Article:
43. Miceli, M. & Castelfranchi, C. (forthcoming) The role of evaluation in cognition and social interaction, in K. Dautenhahn (Ed.),Human Cognition and Social Agent Technology (John Benjamins).Google Scholar
  44. Miller, G., Galanter, E., Pribram, K.H. (1960)Plans and the structure of behavior (New York, Rinehart & Winston).Google Scholar
  45. Parson, T. (1951)The social system (Glencoe, The Free Press).Google Scholar
  46. Pepper, S.C. (1958)The sources of value (Berkeley, University of California Press).Google Scholar
  47. Rao, A.S., Georgeff, M.P. & Sonenmerg E.A. (1992) Social plans: A preliminary report, in E. Werner & Y. Demazeau (Eds.),Decentralized AI-3, (Amsterdam, Elsevier).Google Scholar
  48. Rokeach, M. (1974)The nature of human values, (New York, The Free Press).Google Scholar
  49. Rosenblueth, A. Wiener, N. & J. Bigelow (1968) Behavior, Purpose, and Teleology, in W. Buckley (Ed.),Modern systems research for the behavioral scientist (Chicago, Aldine).Google Scholar
  50. Rosenblueth, A. & Wiener N. (1968) Purposeful and Non-Purposeful Behavior, in W. Buckley (Ed.),Modern systems research for the behavioral scientist (Chicago, Aldine).Google Scholar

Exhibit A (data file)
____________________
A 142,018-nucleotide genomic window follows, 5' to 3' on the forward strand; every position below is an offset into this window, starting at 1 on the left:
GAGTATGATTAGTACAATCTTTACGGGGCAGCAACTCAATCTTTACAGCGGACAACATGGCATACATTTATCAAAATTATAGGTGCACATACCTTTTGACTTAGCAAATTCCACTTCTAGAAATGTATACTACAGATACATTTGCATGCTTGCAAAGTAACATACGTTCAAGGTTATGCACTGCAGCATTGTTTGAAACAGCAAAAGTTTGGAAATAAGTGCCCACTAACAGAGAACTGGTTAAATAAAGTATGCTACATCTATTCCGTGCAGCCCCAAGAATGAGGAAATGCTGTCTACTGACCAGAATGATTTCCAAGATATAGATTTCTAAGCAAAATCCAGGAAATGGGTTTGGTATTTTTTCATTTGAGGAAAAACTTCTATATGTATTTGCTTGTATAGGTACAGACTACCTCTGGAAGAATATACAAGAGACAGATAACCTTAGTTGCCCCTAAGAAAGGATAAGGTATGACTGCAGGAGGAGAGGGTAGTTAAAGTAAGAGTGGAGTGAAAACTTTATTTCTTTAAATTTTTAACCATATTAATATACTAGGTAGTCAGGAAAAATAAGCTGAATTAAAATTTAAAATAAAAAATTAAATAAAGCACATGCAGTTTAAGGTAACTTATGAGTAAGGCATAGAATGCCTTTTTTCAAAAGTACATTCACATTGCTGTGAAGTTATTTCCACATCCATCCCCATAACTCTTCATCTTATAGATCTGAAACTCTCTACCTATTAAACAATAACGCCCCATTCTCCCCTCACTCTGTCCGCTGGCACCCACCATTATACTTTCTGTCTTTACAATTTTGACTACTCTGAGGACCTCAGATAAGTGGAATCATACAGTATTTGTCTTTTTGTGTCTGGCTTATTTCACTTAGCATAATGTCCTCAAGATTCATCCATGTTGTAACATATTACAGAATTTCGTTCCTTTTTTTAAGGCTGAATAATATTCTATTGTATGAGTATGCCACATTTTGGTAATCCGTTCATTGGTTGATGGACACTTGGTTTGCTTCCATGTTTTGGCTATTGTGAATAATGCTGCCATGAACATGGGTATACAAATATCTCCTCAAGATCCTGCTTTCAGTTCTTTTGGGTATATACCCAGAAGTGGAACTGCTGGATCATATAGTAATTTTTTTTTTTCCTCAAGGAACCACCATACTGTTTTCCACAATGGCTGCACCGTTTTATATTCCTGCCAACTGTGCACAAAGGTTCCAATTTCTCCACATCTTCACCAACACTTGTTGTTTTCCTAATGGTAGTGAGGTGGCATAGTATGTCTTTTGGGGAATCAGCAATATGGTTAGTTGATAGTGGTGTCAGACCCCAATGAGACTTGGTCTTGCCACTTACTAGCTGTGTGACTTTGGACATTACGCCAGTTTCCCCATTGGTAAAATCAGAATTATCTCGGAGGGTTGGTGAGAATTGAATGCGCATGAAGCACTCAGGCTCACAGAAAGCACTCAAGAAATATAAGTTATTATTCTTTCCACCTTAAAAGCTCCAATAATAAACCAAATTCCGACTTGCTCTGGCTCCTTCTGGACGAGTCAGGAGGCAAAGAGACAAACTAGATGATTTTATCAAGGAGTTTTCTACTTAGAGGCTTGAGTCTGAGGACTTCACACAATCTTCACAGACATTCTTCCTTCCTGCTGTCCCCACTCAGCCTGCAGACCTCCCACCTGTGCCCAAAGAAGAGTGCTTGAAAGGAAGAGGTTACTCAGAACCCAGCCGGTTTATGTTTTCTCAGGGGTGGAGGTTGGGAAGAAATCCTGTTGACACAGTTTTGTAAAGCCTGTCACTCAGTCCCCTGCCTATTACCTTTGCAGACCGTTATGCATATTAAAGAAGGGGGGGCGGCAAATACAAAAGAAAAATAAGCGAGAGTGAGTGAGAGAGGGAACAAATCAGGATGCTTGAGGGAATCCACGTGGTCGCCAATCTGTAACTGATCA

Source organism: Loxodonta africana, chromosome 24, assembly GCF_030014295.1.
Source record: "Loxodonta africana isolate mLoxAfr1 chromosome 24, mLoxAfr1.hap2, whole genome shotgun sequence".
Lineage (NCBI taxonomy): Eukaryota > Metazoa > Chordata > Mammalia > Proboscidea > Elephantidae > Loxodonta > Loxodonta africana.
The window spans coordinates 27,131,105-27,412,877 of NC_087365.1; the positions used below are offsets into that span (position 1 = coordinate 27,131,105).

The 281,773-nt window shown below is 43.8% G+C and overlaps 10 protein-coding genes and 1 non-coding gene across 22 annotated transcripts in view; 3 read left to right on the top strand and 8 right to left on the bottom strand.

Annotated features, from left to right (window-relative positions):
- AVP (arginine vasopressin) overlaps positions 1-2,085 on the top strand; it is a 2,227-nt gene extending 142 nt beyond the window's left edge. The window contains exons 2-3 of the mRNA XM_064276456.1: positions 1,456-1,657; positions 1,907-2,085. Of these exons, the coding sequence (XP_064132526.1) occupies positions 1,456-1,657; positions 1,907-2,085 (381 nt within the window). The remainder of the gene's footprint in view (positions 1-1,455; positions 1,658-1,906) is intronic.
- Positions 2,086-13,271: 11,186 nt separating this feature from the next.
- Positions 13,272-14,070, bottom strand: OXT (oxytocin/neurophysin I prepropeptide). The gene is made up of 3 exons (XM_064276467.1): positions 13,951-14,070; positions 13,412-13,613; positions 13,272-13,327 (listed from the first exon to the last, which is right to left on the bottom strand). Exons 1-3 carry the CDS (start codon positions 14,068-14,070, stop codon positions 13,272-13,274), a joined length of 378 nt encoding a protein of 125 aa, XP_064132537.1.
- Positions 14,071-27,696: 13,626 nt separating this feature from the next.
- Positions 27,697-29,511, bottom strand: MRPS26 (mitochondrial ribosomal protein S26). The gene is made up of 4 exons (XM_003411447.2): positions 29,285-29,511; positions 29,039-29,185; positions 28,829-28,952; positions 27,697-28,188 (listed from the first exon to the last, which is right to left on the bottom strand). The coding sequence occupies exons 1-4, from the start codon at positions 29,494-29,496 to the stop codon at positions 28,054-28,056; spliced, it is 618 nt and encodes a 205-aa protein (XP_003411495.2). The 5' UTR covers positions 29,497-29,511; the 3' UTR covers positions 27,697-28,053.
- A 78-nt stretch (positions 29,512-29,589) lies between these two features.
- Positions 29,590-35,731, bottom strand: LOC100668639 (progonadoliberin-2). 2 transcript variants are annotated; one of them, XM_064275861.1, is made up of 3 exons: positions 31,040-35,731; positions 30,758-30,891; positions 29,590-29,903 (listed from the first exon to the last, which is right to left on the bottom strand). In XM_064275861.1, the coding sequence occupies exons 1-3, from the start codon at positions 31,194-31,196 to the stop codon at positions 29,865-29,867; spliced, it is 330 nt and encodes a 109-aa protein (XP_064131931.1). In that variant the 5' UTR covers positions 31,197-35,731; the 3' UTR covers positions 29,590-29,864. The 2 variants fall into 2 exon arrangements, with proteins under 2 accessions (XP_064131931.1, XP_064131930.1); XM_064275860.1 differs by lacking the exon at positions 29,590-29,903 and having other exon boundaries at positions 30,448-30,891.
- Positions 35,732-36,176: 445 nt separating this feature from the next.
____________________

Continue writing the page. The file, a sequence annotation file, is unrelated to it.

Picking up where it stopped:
51. Sichman, J. (1995)Du Raisonnement Social Chez les Agents, Phd Thesis, Polytechnique-Laforia, Grenoble.Google Scholar
  52. Shapira, Z. (1997)Organizational Decision Making, (Cambridge, CUP).Google Scholar
  53. Steels, L. (1990) Cooperation between distributed agents through self-organisation, in Y. Demazeau & J.P. Muller (Eds),Decentralized AI (Amsterdam, Elsevier).Google Scholar
  54. Tuomela, R. (1993) What is Cooperation,Erkenntnis, 38, pp. 87–101.CrossRefGoogle Scholar
  55. Tuomela, R. & Miller K. (1988) We-intentions,Philosophical, Studies, 53, pp. 367–389.CrossRefGoogle Scholar
  56. van Parijs, P. (1982) Functionalist marxism rehabilited. A comment to Elster,Theory and Society, 11, pp. 497–511.CrossRefGoogle Scholar
  57. Wilensky, R. (1983)Planning and Understanding. A Computational Approach to Human Reasoning (Reading, Addison-Wesley).Google Scholar
  58. Williams, R.M. Jr. (1964) The concept of values, in J. Gould and W.L. Kolb (Eds.),A dictionary of the social sciences (Glencoe, The Free Press).Google Scholar

Copyright information

© Fondazione Rosselli, Rosenberg & Sellier 2000

Authors and Affiliations

  • Cristiano Castelfranchi
    • 1
  1. 1.Cognitive Modelling and Social Simulation”National Research Council-Institute of Psychology Group of “Artificial IntelligenceRomaItalia

Personalised recommendations